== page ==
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July 6, 2022

Norbet Moutier’s Ogroff AKA Mad Mutilator

Est. Reading: 5 minutes

In reviewing Ogroff, the prestigious New York Times film critic Joseph A. Ziemba wrote that the film was a gore-drenched... European pastiche of American slashers” and I would have to agree. It certainly is not a ridiculous piece of trash that some guy made with an 8mm camera he found at a second-hand store, no, it’s a “pastiche.”

In 1983 auteur Norbet Moutier wrote, directed, and starred in this so-called pastiche, and what a pastiche it is! I don’t know if Moutier believed himself to be a member of the avant-garde or just a guy who liked pretty girls and fake blood but either way he decided to make Ogroff AKA Mad Mutilator 

In the history of cinema, there have been many explorations into the nature of editing. There was Sergei Eisenstein’s Battleship Potemkin and Dziga Vertov’s Man With A Movie Camera and of course Moutier’s Ogroff. Unlike the experiments of his Russian predecessors, Moutier did not confine himself to the rational, that would be far too bourgeois! There are sequences of images in Ogroff that look like they are moving through time chronologically but then suddenly they circle back and nullify any rational idea of time. We see a woman exit a car then we see someone else exit the car but then it seems there are two different cars, but then the woman isn’t there anymore and then we see her smoking by the car, and then a child gets out of what looks like a deserted car, or maybe its the first car, or the second, or maybe they are the same car and then all of a sudden the door goes from open to closed and then you just have to let go and allow the images to pile up willy nilly in your brain, or you could just be reasonable and turn it off. 

Breaking new ground in the world of editing is only the beginning. Mad Mutilator experiments with acting as well. It picks up with Kuleshov’s experiments and presents us with actors who do not act. Our heroine maintains a blank, motionless face in any and all situations. She is a master of understatement. When she is suddenly confronted by an ax-wielding maniac her reaction shot is the same as if she were waiting for a bus. Like in Kuleshov’s experiments she provides a blank canvas on which we can project our fears and desires. She is a new Brando, a new Cassavetes, boldly or perhaps blandly charting new territory.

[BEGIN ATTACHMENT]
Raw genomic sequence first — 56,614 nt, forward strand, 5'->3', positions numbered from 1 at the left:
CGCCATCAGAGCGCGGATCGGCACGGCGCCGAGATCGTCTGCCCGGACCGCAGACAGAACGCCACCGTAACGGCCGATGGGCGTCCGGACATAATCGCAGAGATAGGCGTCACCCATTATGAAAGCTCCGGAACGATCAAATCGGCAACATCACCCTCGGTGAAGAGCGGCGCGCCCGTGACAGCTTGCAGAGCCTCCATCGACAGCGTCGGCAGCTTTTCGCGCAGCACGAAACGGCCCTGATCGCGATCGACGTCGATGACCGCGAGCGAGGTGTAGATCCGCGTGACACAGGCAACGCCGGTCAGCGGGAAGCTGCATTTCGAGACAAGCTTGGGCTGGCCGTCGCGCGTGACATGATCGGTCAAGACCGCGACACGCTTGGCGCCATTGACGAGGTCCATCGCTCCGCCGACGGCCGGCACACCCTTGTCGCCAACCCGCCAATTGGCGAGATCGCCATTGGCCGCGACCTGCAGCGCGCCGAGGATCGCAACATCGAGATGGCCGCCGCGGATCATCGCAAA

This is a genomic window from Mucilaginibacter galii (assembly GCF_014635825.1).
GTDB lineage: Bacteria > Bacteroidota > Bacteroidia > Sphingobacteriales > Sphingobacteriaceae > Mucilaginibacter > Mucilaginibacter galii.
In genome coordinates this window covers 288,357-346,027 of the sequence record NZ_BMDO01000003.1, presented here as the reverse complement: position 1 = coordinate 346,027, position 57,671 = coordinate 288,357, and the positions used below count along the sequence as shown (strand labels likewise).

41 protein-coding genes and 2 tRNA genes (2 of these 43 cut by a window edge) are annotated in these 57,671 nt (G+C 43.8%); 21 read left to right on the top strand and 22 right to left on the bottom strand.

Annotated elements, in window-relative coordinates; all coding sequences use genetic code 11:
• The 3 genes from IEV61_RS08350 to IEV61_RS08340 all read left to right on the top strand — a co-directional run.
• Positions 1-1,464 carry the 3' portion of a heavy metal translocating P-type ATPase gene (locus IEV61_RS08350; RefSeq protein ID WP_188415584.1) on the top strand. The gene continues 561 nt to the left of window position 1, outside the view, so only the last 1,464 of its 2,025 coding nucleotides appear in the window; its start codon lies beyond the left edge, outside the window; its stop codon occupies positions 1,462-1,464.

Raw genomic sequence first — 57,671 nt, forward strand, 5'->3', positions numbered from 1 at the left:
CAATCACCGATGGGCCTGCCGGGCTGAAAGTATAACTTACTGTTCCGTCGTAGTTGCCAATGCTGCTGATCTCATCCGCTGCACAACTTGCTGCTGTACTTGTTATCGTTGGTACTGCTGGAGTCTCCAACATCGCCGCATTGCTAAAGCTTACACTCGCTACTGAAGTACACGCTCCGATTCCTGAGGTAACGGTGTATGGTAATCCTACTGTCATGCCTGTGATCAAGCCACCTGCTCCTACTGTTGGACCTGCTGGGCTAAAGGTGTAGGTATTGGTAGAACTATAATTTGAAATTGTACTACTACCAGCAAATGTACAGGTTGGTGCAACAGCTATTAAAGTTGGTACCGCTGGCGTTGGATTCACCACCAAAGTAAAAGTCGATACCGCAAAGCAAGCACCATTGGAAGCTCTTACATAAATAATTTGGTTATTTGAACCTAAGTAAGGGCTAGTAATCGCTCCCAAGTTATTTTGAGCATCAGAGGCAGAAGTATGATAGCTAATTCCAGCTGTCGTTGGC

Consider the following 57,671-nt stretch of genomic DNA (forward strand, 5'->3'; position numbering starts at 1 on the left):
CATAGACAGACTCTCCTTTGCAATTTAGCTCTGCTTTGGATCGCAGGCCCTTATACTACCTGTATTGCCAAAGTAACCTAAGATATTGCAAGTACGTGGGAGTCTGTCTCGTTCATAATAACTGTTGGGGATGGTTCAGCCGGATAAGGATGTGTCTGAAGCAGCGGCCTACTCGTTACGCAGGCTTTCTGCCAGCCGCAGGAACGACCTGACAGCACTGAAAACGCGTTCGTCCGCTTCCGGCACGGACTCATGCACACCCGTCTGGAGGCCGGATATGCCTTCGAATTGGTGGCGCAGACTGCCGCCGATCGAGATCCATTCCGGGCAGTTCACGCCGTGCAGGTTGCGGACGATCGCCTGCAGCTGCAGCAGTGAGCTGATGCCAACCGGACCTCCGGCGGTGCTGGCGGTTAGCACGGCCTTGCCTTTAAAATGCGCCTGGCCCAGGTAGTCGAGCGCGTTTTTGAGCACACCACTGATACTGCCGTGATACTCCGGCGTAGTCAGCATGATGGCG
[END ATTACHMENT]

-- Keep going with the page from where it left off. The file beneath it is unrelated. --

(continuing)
Of course, the acting and the editing go hand-in-hand. The boring Hollywood approach involves beginning the scene when the actor begins speaking but in order to bust this convention wide open, Moutier shows us a few moments of the actors waiting for the scene to start before they deliver their line. It’s as if everyone on screen is in a trance and then suddenly wakes up to deliver their dialogue, tres interessant!

Everything about this film is bold and new, except that it is just one big rip-off of The Texas Chainsaw Massacre, but that is probably a post-modern statement about re-contextualization like when Gus Van Sant remade Psycho

The premise of Ogroff is deceptively simple. There is a psychopath living in the woods of Orléans (The old one, not the new one). Anyone who wanders too close to his area meets with a gooey, gory end. Most of the film is either shots of people wandering through the woods, or someone getting stabbed or burned, or eaten. The psychopath even throws a young boy over a tree stump and saws his head off like a log. Of course, there is plenty of red paint to go around. It was probably the lion’s share of the budget, that and a whole bunch of raw meat for the closeups of the mutilation.